Lighting the Path: Light Delivery Strategies to Activate Photoresponsive Biomaterials In Vivo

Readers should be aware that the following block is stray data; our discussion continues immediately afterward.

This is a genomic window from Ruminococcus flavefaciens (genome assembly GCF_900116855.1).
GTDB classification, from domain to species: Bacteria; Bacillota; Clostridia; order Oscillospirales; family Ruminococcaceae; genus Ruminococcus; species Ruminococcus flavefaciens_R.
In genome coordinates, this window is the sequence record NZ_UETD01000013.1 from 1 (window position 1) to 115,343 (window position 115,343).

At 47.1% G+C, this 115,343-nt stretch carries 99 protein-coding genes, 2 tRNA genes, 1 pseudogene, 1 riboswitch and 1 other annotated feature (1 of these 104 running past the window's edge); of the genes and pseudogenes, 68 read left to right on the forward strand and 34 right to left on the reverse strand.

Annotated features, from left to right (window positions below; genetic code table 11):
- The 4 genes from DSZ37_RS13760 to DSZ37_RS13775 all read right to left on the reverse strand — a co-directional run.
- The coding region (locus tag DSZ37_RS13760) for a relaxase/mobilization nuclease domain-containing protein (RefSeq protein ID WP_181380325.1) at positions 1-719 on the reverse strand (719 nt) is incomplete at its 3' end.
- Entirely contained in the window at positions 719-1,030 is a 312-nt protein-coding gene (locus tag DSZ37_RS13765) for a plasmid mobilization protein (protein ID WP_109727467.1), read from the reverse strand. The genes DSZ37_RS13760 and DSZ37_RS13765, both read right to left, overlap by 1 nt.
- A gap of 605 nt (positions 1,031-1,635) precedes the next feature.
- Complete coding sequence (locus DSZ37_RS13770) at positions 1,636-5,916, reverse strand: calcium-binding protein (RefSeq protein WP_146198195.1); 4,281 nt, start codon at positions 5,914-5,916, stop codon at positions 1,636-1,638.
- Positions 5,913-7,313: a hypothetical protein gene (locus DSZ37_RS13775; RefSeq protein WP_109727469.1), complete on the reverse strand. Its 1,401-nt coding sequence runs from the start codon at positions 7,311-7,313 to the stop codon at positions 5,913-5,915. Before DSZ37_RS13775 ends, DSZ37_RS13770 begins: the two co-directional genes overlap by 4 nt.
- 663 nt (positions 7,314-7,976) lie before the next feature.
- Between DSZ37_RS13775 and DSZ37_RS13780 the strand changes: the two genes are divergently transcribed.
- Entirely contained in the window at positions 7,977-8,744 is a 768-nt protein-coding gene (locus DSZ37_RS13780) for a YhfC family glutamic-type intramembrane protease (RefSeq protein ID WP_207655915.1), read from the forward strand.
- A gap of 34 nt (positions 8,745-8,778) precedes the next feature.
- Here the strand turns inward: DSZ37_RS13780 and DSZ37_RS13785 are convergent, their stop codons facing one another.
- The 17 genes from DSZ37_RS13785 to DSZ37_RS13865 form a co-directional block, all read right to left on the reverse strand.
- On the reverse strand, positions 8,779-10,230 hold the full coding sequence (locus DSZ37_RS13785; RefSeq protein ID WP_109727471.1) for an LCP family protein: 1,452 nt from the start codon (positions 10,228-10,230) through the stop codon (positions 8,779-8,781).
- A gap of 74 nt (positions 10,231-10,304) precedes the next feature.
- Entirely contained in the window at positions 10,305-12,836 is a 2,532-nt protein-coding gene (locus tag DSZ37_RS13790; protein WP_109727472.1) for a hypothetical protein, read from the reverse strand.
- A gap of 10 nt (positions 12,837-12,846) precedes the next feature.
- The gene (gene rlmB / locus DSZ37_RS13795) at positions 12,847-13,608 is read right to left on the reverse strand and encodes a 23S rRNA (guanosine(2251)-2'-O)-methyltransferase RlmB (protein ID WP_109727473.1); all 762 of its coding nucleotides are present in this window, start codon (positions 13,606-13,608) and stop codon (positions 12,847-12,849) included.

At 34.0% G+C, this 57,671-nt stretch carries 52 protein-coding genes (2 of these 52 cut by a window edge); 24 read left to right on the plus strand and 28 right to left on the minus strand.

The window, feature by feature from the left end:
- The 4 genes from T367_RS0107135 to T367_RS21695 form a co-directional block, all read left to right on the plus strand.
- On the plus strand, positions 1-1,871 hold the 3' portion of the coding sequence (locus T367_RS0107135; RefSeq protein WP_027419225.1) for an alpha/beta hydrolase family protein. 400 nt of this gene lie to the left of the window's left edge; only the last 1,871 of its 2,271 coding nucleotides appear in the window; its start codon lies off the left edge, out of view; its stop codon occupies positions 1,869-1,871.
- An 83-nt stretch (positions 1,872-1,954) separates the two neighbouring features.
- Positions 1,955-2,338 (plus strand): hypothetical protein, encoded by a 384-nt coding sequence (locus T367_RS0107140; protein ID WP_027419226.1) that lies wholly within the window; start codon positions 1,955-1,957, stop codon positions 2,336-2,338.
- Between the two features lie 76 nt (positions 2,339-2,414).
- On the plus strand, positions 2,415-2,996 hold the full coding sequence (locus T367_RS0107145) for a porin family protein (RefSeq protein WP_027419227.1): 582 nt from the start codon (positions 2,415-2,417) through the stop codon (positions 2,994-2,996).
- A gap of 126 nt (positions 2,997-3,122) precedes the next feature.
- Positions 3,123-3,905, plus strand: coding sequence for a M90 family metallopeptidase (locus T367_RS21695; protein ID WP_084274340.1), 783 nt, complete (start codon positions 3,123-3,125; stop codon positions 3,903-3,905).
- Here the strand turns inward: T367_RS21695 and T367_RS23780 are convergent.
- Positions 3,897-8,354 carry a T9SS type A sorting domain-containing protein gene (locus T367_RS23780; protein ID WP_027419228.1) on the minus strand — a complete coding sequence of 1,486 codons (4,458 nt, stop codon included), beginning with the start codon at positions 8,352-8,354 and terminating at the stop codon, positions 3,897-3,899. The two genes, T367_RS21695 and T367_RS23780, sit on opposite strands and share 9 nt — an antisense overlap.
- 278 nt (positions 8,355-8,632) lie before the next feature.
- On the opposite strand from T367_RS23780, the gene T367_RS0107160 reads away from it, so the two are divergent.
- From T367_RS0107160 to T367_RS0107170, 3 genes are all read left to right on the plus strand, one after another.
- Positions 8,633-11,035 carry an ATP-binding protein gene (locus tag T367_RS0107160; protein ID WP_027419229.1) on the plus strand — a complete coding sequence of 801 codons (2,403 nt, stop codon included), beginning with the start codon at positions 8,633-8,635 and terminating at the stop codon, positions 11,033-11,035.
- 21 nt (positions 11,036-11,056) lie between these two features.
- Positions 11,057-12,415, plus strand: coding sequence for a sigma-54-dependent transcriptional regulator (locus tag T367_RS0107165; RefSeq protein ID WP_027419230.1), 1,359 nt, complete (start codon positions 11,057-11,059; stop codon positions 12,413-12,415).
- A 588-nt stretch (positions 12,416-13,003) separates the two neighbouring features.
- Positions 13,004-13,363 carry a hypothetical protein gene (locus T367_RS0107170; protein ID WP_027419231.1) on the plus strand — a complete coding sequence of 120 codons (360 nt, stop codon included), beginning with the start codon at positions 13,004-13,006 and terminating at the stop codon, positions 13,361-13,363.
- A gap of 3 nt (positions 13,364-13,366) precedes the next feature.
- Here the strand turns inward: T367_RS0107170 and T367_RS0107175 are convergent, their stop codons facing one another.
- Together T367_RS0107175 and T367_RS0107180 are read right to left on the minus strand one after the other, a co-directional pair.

Abstract Photoresponsive biomaterials are experiencing a transition from in vitro models to in vivo demonstrations that point toward clinical translation. Dynamic hydrogels for cell encapsulation, light-responsive carriers for controlled drug delivery, and nanomaterials containing photosensitizers for photodynamic therapy are relevant examples. Nonetheless, the step to the clinic largely depends on their combination with technologies to bring light into the body. This review highlights the challenge of photoactivation in vivo, and presents strategies for light management that can be adopted for this purpose. The authors’ focus is on technologies that are materials-driven, particularly upconversion nanoparticles that assist in “direct path” light delivery through tissue, and optical waveguides that “clear the path” between external light source and in vivo target. The authors’ intention is to assist the photoresponsive biomaterials community transition toward medical technologies by presenting light delivery concepts that can be integrated with the photoresponsive targets. The authors also aim to stimulate further innovation in materials-based light delivery platforms by highlighting needs and opportunities for in vivo photoactivation of biomaterials.